```
#include <stdio.h>
/* By comparison, binary search always chooses the middle of the remaining
* search space, discarding one half or the other, depending on the comparison
* between the key found at the estimated position and the key sought. The
* remaining search space is reduced to the part before or after the estimated
* position. The linear search uses equality only as it compares elements
* one-by-one from the start, ignoring any sorting. On average the interpolation
* search makes about log(log(n)) comparisons (if the elements are uniformly
* distributed), where n is the number of elements to be searched. In the worst
* case (for instance where the numerical values of the keys increase
* exponentially) it can make up to O(n) comparisons. In
* interpolation-sequential search, interpolation is used to find an item near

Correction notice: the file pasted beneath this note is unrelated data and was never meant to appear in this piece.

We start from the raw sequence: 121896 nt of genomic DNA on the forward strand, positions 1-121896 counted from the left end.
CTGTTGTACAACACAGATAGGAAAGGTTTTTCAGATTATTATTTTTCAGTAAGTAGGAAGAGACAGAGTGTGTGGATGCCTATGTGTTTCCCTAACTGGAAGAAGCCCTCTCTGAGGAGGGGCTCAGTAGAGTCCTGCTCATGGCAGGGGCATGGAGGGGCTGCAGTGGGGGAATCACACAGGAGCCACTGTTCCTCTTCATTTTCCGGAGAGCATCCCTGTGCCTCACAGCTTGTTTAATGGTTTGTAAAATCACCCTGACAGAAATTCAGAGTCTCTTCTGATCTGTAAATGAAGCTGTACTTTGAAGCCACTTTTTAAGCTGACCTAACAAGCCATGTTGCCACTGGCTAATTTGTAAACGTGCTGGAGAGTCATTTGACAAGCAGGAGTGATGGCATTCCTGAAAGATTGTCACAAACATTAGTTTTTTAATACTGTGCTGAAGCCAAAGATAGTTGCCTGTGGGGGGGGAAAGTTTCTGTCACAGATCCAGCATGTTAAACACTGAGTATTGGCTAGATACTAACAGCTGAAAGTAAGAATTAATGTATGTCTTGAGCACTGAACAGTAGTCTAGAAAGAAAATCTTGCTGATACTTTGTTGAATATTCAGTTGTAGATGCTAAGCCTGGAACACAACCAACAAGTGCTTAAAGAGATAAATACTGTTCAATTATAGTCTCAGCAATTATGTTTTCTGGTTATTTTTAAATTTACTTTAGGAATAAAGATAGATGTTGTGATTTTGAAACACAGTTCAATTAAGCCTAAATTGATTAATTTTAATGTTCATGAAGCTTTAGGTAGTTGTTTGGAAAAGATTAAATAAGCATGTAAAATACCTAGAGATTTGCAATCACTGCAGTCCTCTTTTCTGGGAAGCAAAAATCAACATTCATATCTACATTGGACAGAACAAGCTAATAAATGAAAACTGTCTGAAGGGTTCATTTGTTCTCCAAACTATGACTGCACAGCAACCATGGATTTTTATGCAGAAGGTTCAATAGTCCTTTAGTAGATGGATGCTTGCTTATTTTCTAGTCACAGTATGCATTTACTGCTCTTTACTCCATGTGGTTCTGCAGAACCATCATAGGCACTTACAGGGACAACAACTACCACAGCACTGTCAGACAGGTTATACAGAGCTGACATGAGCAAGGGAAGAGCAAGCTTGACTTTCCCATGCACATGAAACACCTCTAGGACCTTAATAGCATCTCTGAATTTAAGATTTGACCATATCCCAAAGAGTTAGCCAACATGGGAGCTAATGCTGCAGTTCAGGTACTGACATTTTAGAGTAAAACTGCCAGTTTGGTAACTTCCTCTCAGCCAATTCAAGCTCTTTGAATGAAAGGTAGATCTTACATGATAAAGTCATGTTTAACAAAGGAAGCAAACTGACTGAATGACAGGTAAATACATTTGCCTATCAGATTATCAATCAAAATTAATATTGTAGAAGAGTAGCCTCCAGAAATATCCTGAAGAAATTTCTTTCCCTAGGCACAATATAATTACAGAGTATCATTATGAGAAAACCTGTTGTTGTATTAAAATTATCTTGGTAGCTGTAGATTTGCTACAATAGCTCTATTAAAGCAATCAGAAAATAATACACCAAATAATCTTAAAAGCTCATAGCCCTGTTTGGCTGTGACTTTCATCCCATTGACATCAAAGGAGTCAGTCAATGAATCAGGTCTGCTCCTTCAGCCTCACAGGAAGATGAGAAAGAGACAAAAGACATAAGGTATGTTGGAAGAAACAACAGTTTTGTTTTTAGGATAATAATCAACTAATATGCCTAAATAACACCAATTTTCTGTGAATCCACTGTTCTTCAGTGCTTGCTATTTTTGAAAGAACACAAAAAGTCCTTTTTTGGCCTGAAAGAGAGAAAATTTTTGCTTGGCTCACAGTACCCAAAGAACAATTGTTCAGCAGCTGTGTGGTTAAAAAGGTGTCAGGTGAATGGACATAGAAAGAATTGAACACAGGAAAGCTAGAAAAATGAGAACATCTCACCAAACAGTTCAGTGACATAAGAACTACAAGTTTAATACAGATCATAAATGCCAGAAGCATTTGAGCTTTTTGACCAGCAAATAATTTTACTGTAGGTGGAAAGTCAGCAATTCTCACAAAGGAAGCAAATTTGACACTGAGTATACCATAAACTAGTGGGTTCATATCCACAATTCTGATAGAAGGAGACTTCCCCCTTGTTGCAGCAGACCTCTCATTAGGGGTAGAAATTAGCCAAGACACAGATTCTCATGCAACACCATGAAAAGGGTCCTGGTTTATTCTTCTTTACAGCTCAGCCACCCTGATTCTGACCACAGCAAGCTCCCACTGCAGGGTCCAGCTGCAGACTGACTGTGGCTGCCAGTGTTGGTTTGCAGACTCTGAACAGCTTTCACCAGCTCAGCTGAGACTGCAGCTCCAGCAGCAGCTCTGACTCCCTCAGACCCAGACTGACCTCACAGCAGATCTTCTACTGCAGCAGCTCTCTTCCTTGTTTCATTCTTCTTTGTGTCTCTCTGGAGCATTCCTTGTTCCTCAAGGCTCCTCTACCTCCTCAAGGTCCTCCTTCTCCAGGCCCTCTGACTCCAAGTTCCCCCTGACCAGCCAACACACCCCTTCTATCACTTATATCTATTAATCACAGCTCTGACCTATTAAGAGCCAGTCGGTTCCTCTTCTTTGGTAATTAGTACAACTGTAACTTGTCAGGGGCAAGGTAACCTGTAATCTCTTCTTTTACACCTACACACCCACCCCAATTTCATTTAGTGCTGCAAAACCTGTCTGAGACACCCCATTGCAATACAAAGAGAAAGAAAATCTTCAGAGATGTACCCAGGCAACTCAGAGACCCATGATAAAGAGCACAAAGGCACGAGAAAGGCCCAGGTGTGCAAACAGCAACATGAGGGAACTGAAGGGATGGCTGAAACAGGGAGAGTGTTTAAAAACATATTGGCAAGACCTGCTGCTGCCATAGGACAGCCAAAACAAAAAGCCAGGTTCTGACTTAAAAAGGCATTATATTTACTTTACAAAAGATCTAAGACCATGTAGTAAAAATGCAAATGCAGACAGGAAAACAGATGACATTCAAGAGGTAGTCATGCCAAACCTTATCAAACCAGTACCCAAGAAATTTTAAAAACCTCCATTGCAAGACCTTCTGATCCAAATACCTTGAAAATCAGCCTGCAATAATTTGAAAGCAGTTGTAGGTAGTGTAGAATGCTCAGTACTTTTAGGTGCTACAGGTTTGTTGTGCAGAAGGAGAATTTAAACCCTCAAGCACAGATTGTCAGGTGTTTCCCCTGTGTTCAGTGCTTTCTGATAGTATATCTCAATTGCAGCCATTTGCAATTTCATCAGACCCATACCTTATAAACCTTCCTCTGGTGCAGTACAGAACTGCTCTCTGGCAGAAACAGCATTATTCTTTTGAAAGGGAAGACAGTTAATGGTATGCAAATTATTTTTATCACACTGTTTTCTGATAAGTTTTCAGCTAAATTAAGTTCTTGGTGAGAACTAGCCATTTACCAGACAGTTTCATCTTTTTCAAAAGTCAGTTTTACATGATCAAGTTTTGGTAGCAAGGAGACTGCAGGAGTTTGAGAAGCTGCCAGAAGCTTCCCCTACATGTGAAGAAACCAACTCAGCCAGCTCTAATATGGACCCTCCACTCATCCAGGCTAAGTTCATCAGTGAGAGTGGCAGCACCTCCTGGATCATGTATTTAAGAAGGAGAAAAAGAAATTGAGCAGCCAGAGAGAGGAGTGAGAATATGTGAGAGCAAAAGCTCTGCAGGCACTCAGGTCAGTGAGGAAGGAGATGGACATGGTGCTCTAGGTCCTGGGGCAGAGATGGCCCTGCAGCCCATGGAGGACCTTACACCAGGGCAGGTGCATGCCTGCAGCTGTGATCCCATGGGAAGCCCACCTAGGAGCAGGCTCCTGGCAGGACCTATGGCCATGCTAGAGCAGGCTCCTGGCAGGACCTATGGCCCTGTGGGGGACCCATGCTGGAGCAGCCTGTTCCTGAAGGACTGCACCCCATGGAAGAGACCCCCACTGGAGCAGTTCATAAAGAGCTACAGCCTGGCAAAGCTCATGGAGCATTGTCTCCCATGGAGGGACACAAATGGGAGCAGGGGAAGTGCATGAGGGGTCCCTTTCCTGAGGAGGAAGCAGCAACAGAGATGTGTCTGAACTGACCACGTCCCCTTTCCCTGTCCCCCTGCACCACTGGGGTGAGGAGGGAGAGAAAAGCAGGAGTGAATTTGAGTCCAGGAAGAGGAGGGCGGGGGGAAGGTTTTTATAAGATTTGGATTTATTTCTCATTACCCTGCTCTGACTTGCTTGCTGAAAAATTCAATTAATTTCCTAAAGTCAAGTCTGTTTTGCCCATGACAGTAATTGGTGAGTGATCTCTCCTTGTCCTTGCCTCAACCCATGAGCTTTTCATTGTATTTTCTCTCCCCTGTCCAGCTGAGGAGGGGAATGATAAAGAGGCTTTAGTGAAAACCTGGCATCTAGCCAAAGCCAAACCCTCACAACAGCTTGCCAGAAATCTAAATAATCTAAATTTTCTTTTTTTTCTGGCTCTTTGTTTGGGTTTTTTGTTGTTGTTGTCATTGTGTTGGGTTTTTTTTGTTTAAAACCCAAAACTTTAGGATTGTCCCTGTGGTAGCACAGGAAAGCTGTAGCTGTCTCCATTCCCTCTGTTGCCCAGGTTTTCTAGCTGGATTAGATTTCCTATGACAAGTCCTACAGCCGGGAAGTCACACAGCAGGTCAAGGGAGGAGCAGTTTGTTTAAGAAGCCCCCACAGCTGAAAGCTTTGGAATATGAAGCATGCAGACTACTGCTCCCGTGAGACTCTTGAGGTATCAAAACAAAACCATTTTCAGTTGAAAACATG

* the one being searched for, then linear search is used to find the exact
* item. */
int interpolationSearch(int arr[], int n, int key)
{
int low = 0, high = n - 1;
while (low <= high && key >= arr[low] && key <= arr[high])
{
/* Calculate the nearest posible position of key */
int pos =
low + ((key - arr[low]) * (high - low)) / (arr[high] - arr[low]);
if (key > arr[pos])
low = pos + 1;
else if (key < arr[pos])
high = pos - 1;
else /* Found */
return pos;
}
/* Not found */
return -1;
}
int main()
{
int x;
int arr[] = {10, 12, 13, 16, 18, 19, 20, 21, 22, 23, 24, 33, 35, 42, 47};
int n = sizeof(arr) / sizeof(arr[0]);
printf("Array: ");
for (int i = 0; i < n; i++) printf("%d ", arr[i]);
printf("\nEnter the number to be searched: ");
scanf("%d", &x); /* Element to be searched */
int index = interpolationSearch(arr, n, x);
/* If element was found */
if (index != -1)
printf("Element found at position: %d\n", index);
else
printf("Element not found.\n");
return 0;
}
```